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What is the Full Form of ADC

ADC: Analog-to-Digital Converter

ADC stands for analog-to-digital converter. It (ADC, A/D, or A-to-D Converter) is a device primarily used to convert the signal; it first takes an Analog signal and then turns it into a digital format. AD converters are used for different purposes, and they are used in a variety of applications, such as digital music, radio, and digital photography. It is also used for digital signal processing.

The concept that is used in ADC is quite simple. The working of ADC is very straightforward; it takes an Analog signal and then converts it into digital format. It transforms an Analog signal of various forms, such as sound or electricity, into a digital representation. These ADC devices receive and store data using billions of small binary digits.

ADC Full Form

Nowadays, Analog to digital converter is used in several technologies and electronic devices like computers, mobile phones and many others. Analog-to-digital converters are mainly used to convert the incoming signals that come from the physical world and are frequently converted via ADC converters into the binary format (mainly in zero and one form) of computers. Signals like sound and electricity may have infinite shapes and forms when they are in their Analog state. ADC may be applied to process them and modify them in an almost alternative manner.

Working of the ADC

Analog to digital converter is considered a beneficial component when dealing with digital systems because it communicates with real-time signals. These digital systems must interpret real-world/time signals to correctly give crucial information. For instance, IoT develops fast applications and devices in daily life with the help of ADCs. We will now go into the theory and operation of ADCs.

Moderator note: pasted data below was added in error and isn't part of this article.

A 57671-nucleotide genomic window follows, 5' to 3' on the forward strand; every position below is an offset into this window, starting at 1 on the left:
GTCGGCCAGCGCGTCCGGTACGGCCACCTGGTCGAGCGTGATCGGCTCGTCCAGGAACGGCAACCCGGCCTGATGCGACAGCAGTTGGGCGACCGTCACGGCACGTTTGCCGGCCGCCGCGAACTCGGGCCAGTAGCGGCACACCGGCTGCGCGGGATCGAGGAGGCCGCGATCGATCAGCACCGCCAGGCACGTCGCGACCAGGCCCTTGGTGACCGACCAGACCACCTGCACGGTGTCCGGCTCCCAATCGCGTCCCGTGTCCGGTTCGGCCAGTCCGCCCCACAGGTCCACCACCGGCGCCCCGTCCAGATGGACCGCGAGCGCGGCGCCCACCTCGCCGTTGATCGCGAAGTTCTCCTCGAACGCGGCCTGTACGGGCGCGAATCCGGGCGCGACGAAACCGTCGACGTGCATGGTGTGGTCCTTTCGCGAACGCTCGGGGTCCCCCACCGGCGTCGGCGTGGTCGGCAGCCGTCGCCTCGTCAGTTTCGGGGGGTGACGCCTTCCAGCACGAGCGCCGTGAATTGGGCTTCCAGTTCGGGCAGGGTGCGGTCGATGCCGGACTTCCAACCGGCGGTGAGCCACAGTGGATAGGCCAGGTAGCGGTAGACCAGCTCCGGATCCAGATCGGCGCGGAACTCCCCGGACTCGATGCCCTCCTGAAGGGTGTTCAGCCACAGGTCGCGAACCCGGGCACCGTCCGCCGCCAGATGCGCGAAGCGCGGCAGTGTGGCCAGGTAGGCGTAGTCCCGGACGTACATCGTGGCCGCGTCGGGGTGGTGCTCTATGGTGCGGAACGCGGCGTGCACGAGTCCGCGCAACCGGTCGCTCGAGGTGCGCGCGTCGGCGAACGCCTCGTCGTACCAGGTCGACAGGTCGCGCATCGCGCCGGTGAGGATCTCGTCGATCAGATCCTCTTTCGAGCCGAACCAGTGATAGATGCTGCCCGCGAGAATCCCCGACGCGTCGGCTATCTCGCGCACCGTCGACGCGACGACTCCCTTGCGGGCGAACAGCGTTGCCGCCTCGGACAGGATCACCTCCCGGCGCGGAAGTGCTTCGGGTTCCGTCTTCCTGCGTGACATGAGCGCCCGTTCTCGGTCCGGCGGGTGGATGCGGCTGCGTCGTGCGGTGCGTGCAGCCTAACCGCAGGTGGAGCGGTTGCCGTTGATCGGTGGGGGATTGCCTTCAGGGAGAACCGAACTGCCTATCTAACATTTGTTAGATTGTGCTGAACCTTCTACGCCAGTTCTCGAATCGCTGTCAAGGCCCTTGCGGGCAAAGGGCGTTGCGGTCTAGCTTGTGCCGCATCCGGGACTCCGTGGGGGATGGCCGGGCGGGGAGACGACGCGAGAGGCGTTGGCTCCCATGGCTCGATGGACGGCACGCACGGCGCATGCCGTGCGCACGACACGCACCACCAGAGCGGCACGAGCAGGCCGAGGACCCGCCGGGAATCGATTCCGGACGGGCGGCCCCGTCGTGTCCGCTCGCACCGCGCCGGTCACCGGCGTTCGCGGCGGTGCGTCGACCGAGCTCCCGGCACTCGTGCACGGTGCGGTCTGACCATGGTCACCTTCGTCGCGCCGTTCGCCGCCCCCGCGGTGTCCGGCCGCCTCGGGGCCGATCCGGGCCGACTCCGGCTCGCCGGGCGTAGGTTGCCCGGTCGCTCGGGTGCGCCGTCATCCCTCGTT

In the real world, Analog signals are mainly those signals that have a chaining sequence with a constant value (though there are certain cases in which it can be limited). These types of signals are acquired from various sources; they can come as sound, light, temperature and motion. Digital signals are mainly represented with the help of a sequence of discrete values. The way that discrete values are used to describe digital signals depends on the time series or sampling rate at which the signals are divided into sequences (more on later).

The simplest way to explain this is through an easy diagram. An excellent representation of both Analog and digital signals may be seen in the following image, where the red line represents the Analog input signals while the green line represents the digital output signals.

ADC Full Form

What is the ADC sampling rate?

The Analog to digital converter sampling rate is also known as the sampling frequency and the rate of sampling of an ADC. It can be related to speed. The sampling rate is calculated using a formula in which the units are measured in SPS (sample per second) or S/s (otherwise, if you use the sampling frequency, it would be in Hz). One of the best things about ADC is that the more significant number of samples it takes, the higher the frequency it returns.

With the formula, the sampling frequency or sampling rate, fs, can be easily calculated, which refers to the average number of samples obtained in one second.

The one important equation that is used for measuring the sample rate is denoted below:

fs = 1/T

Where fs stands for the sample rate/frequency, and T stands for the sample period or the time it is used for sampling. For instance, it appears that if fs is 20 S/s (or 20 Hz) and T is 50 ms (millisecond). Despite the prolonged sample rate, the signal will still resemble the Analog signal it was designed for. This is mainly due to the frequency of the original signal being less than 1 Hz, suggesting that the frequency rate was still high enough to recreate the call with the same frequency.

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